Xbox Live’s new standards try to define acceptable trash talk

Xbox on Tuesday introduced a new set of “Community Standards” for online conduct — i.e. what is and isn’t acceptable behavior. While Microsoft has always had a conduct policy (and sanctions for violating it) for Xbox Live, the examples and casual tone the Standards document uses lets players know how to talk a little trash without going over the line.

“A little trash talk is an expected part of competitive multiplayer action, and that’s not a bad thing,” the document begins. “But hate has no place here, and what’s not okay is when that trash talk turns into harassment.”

To further draw the distinction, Microsoft calls trash talk “lighthearted banter or bragging that focuses on the game at hand.” Harassment is when someone gets personal, disruptive, “or likely to make someone feel unwelcome or unsafe.”

In a series of examples that have traveled Reddit and social media in the past few days, clear themes emerge: Anything using profanity, racial slurs, physical threats (including “kill yourself”) or insulting someone’s national origin (“get out of my country”) crosses the line.

Here are two examples of on-point, fair-game trash talk that Microsoft would allow:

  • “Only reason you went positive was you spent all game camping. Try again, kid.”
  • “Cheap win. Come at me when you can actually drive without running cars off the road.”

It’s not just about chat or DMs. In a section marked “Keep it legal,” Microsoft makes it clear that setting up clubs that promote drug use or underage drinking are off limits. Custom gamerpics showing animal abuse or support of a terrorist organizations also a hard no.

Naming a club for “a highly controversial figure” is also going to violate standards, along with “[using] your activity feed as a platform to promote controversial politics.” Inevitably, someone will try to push at that boundary. With this language, Microsoft is effectively saying it reserves the right to determine what is an expression and what is a provocation.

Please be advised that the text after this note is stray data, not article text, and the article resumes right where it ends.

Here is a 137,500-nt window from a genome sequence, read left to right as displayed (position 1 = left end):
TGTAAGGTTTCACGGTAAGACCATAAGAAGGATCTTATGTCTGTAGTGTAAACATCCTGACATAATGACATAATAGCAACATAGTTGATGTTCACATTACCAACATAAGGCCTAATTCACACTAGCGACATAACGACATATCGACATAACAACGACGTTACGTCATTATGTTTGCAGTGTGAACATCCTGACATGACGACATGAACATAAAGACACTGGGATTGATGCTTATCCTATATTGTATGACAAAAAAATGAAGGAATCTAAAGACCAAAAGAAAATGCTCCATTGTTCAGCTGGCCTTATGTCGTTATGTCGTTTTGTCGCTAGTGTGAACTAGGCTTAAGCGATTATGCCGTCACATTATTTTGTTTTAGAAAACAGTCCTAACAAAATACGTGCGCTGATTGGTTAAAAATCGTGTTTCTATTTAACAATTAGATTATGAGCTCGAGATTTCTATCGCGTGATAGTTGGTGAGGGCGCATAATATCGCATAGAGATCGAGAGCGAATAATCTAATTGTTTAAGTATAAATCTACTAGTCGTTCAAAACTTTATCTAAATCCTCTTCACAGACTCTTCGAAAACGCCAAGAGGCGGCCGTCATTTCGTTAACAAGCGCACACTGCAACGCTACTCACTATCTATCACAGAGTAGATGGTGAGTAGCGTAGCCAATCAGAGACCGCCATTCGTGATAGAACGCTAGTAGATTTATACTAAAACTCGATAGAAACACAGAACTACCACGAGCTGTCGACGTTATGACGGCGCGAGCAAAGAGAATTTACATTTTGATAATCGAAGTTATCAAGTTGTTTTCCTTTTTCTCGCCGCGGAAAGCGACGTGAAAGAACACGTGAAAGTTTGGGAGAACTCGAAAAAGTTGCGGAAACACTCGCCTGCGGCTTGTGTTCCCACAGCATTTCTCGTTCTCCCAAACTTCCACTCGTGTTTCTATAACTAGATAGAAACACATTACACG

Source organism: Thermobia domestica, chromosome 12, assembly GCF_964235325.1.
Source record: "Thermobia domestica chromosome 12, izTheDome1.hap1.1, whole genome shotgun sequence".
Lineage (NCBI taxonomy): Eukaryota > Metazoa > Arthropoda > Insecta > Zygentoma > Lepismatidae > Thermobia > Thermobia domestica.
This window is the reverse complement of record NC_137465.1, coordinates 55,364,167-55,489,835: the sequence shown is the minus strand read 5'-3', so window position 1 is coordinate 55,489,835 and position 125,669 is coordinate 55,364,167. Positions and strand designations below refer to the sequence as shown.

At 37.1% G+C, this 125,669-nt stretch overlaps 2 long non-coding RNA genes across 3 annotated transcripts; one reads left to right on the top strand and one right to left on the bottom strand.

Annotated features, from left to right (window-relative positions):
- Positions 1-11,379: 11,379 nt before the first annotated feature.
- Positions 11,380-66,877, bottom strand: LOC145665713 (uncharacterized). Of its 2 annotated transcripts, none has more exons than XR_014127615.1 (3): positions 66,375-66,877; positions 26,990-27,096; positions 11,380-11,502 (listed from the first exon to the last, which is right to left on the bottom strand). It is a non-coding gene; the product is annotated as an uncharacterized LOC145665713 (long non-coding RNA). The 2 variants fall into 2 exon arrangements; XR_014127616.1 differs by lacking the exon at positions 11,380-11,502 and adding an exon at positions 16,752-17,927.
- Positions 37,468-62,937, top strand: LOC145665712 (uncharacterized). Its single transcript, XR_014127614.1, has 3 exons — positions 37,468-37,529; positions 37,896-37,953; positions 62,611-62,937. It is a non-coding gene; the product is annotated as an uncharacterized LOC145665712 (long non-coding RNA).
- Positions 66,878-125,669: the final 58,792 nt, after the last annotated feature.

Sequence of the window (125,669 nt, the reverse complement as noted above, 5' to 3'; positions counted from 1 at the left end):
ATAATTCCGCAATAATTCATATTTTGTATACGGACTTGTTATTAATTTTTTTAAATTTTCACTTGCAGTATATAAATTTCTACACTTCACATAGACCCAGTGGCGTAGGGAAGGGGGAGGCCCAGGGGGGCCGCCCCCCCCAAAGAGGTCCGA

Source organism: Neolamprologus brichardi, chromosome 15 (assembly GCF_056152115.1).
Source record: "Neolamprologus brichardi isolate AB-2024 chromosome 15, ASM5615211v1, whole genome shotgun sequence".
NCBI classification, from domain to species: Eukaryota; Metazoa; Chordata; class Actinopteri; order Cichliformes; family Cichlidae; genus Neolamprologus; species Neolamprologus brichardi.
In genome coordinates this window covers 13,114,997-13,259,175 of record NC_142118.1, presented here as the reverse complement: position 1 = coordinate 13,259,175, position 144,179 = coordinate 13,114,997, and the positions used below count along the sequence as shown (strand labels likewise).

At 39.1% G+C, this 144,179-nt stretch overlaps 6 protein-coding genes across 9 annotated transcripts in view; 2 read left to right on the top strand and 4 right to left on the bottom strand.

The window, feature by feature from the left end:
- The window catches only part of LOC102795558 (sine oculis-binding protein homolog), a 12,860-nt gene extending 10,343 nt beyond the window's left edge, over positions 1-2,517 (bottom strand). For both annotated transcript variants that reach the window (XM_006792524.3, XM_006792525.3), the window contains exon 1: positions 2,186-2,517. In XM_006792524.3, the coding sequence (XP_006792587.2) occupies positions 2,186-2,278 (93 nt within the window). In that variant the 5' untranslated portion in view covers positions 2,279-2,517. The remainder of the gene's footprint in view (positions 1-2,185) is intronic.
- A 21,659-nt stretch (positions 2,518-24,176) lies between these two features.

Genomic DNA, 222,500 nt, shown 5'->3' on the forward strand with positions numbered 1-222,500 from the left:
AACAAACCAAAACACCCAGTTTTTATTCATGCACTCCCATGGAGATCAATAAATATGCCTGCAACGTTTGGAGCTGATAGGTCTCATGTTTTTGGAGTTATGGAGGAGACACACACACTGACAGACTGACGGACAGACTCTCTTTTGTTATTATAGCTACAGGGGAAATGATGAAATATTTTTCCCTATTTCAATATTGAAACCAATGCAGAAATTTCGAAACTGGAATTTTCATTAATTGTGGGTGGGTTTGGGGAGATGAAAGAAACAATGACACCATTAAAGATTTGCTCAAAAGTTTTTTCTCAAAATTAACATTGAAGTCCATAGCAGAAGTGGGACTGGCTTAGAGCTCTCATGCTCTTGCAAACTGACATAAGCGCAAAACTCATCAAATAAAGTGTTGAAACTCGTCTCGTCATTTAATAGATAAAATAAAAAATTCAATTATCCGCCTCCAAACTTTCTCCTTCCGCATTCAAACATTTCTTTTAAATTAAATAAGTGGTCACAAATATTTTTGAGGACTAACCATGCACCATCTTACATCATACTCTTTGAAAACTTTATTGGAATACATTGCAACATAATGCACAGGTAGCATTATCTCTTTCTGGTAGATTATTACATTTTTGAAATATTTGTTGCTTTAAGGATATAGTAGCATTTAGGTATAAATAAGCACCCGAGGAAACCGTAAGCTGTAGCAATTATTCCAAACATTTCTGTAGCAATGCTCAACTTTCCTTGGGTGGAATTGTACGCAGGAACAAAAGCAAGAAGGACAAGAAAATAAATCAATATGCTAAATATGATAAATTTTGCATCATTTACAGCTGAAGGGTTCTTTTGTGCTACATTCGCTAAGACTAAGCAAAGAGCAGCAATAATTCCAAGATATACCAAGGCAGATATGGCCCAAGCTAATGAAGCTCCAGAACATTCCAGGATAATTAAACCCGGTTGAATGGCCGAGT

The guidelines also list what’s not permitted when it comes to content spam, or borderline content — such as screenshots from M-rated games. “Mature content that makes sense in a game might not be appropriate elsewhere on Xbox,” Microsoft says. Also, “Everyone appreciates a good joke, but if your content is designed to trick others into thinking they’re reading or seeing something inappropriate, we’ll have to treat it that way.” In other words, no tossing up your hands innocently when that visual double-entendre is taken as a dirty joke.

The update tries to give as many real examples of good and bad behavior without restricting them to hard-and-fast rules. Obviously edge cases will abound and a lot of situations will depend on the eye of the beholder (which in this case is Microsoft).

As a guide for permitting all kinds of social interaction while taking a clear stance against toxic behavior and harassment, it’s rather fair and equitably worded. A statement from a Microsoft representative noted that “the standards are not a new set of rules, but are a call to action that empowers every player to evaluate their behavior and adjust accordingly in order to be a force for good.”

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